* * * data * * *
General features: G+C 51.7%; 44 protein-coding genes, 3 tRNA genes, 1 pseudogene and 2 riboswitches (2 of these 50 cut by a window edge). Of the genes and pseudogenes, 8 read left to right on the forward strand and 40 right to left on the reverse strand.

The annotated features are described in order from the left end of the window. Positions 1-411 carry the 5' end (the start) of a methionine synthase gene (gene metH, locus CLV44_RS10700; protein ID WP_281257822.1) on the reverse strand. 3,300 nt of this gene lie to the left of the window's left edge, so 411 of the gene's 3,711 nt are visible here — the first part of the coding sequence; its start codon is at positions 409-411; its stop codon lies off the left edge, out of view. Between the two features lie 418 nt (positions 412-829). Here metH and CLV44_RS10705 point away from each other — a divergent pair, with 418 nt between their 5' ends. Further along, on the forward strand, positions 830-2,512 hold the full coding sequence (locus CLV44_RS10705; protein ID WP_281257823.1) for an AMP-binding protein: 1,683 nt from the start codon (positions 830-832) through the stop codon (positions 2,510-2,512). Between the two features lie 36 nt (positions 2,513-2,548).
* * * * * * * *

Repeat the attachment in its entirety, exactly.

General features: G+C 51.7%; 44 protein-coding genes, 3 tRNA genes, 1 pseudogene and 2 riboswitches (2 of these 50 cut by a window edge). Of the genes and pseudogenes, 8 read left to right on the forward strand and 40 right to left on the reverse strand.

The annotated features are described in order from the left end of the window. Positions 1-411 carry the 5' end (the start) of a methionine synthase gene (gene metH, locus CLV44_RS10700; protein ID WP_281257822.1) on the reverse strand. 3,300 nt of this gene lie to the left of the window's left edge, so 411 of the gene's 3,711 nt are visible here — the first part of the coding sequence; its start codon is at positions 409-411; its stop codon lies off the left edge, out of view. Between the two features lie 418 nt (positions 412-829). Here metH and CLV44_RS10705 point away from each other — a divergent pair, with 418 nt between their 5' ends. Further along, on the forward strand, positions 830-2,512 hold the full coding sequence (locus CLV44_RS10705; protein ID WP_281257823.1) for an AMP-binding protein: 1,683 nt from the start codon (positions 830-832) through the stop codon (positions 2,510-2,512). Between the two features lie 36 nt (positions 2,513-2,548).